In the winter and spring months, it can be easy to figure there is no point in grooming your dog.
You may think: they are inside all the time and therefore “stay clean,” or they just go right back outside and immediately become a mud puppy again.
“There’s a common misconception that dogs don’t need to be groomed, or only groomed minimally, over the winter months,” Alyssa Hill, DogTown Groomer, Best Friends Animal Society told iHeartDogs. “The incorrect belief is that a dog’s winter coat comes in and should be allowed to grow long to protect and warm the dog. In addition, because dogs, like humans, often follow a more sedentary and inside routine in the winter, many people feel that their dogs aren’t getting dirty enough to warrant bathing.”
But Hill says none of this is true. In fact, grooming during these months might even be more important than other times of the year.
“In fact, in many ways, grooming over the winter months becomes even more important to the health of your dog than at any other time of the year. Long, wet, matted hair easily makes a cold, wet, and infection-susceptible dog.”
Long coats – a blessing and a curse
Many think that dogs with long coats “winterize” themselves and can be left alone through the cold, wet season. But Hill says that while these coats are a “blessing” in terms of warmth versus a short-haired dog’s coat, they can also be a curse:
“The ‘blessing’ of these thick coats in winter can turn quickly into an issue if the fur isn’t maintained in a healthy condition. Fur that’s matted doesn’t insulate or provide warmth; instead, it provides discomfort, pain, and hot spots. Matting can even lead to infections below the skin, so when considering the effects of letting the grooming go, consider how your dog’s health may in fact suffer as a result. Grooming isn’t just for a beautiful dog it’s also crucial for your dog’s good health.”
So what kind of grooming should you be doing right now to keep your dog healthy? Hill provided us with the following excellent tips:
“Following these winter grooming tips and techniques will help keep your dog in tip -top condition health and coat wise,” she advises. “Regular grooming, regardless of the season, is important to the overall health and well-being of all dogs.”
#1 – Protecting Dog Paws From Winter Weather
You can minimize problems such as cracked pads, irritation, infections from snow, salt, mud, rain, low temperatures, and gravel simply by wiping the feet dry after every outing. Keep a towel handy by the door, and make feet wiping routine.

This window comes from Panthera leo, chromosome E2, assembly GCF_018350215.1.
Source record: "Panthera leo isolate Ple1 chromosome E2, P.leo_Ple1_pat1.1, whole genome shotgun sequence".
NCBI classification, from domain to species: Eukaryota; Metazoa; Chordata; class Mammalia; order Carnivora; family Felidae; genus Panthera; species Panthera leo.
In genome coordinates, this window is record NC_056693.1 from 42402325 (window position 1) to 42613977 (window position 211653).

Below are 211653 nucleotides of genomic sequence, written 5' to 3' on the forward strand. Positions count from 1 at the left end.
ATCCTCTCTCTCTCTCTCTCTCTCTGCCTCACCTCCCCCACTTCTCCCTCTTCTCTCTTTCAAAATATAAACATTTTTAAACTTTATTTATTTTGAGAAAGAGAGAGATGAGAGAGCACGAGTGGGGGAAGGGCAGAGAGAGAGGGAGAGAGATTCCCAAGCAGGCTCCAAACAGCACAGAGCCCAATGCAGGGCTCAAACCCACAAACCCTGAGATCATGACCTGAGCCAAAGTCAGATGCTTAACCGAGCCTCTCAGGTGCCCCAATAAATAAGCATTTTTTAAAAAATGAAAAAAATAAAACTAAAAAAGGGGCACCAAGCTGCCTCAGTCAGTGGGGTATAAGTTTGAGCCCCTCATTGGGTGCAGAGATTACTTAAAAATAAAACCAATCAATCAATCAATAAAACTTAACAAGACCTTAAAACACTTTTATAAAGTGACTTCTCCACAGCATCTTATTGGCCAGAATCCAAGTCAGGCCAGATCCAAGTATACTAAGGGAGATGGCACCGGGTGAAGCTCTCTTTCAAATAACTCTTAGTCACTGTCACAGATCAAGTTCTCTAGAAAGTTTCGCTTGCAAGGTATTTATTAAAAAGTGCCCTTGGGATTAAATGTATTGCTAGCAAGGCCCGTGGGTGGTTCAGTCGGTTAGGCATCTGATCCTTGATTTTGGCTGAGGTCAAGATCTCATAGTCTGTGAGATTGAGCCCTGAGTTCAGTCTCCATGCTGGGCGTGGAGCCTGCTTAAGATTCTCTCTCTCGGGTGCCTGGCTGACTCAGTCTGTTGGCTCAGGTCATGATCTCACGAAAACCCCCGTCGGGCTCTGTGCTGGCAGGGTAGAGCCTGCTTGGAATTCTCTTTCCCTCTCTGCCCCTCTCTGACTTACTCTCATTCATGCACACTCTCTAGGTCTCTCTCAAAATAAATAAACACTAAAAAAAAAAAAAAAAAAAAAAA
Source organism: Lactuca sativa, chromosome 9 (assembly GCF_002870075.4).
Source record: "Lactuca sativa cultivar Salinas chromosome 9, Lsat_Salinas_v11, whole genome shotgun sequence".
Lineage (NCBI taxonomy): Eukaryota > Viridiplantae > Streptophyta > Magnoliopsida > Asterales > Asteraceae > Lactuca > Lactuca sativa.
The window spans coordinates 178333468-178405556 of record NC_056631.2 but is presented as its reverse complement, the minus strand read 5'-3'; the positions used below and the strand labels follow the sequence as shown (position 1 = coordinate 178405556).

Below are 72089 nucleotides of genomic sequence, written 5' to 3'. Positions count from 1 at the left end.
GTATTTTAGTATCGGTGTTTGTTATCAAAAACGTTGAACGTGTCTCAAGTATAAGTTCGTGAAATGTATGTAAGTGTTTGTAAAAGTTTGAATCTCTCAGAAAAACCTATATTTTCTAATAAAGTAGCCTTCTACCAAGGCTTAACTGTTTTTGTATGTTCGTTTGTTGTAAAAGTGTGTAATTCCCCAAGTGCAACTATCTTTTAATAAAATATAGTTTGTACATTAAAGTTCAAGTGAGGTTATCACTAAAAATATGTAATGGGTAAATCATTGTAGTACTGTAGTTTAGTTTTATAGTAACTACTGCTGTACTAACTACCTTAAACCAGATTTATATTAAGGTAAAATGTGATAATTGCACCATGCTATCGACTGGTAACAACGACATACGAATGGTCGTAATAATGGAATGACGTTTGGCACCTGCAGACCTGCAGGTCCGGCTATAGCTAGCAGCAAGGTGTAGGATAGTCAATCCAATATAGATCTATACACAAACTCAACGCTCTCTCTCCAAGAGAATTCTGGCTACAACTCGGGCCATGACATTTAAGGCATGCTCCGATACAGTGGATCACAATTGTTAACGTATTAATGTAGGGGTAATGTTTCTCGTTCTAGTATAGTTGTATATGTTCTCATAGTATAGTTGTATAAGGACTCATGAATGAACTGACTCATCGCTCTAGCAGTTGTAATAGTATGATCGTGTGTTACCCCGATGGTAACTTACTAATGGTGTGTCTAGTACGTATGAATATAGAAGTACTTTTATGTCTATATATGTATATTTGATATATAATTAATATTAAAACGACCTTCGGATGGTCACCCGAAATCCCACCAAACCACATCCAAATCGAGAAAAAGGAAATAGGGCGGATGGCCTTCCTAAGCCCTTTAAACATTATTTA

Be especially watchful for snow or mud balls between the pads.
#2 – Winter Bath Time
Dogs sometimes need more grooming in the winter. Longer, fluffier coats tend to mat, and walks through mud and snow are messy. If your dog is indoors to keep warm, you may be especially eager to bathe him to keep “doggie” odor to a minimum, but that is a personal preference.
The dog must be completely dry before going outside, because a wet dog is more likely to become chilled. This is especially true of small breeds or those with short hair. Prolonged exposure to cold results in a drop in body temperature, or hypothermia, and it is most likely to occur when a dog is wet. If you normally allow your dog to air dry, consider blow drying to speed the process, if your dog allows you to do it.
#3 – Winter Haircut
Some owners believe that giving a dog a haircut during cold weather compromises the dog because it needs its coat to keep warm. While this is true, it’s also true that most pets don’t live outdoors all the time (nor should they!); they’re usually snuggled up with an owner in a centrally heated house. House dogs don’t need to rely on long fur and a thick undercoat for warmth, as wild animals do.
It is all right to give your dog a haircut in winter. If you’re concerned about your dog’s being cold on outings, consider a longer trim or a doggie sweater.
#4 – Moisturizing Baths!
Bathing your dog regularly is one of the most important things you can do for your dog in the winter, as a clean dog is a happy, healthy dog.
During the cold winter months, many of us suffer with dry, chafed, and scaly skin due to the combination of cold air, wind, and interior dry air from our forced-air heaters. Even though they’re covered with a layer of fur, our dogs also feel the drying effects of winter, so it’s even more important to use a non-drying, highly moisturizing, gentle shampoo and conditioner. The dry heat found in many homes throughout the winter season can be tough on our skin and hair, so apply dog-friendly lotions and conditioners to ease the scratchiness and irritation.
For untrimmed dogs, an extra-thick winter coat needs regular brushing. Keep your dog’s coat in top condition by brushing daily to remove tangles, dirt and dead hair, and to increase skin circulation and distribute oil.
A dog’s winter coat can hide trouble, such as lumps, bumps or sores, which is another good reason to keep brushing regularly. As you brush, feel and look carefully for signs of illness. Call your veterinarian if you see anything suspect.
#6 – Nail Trimming
Since no one really enjoys being outside in the cold for walks or play time, your dog’s nails will most likely need to be trimmed more regularly since they aren’t outside running and romping to wear them down. Check weekly, and once you hear that “click-click” on the bare floor, you’ll know it’s time to trim
These tips will help keep your dog beautiful and healthy, no matter what the season!
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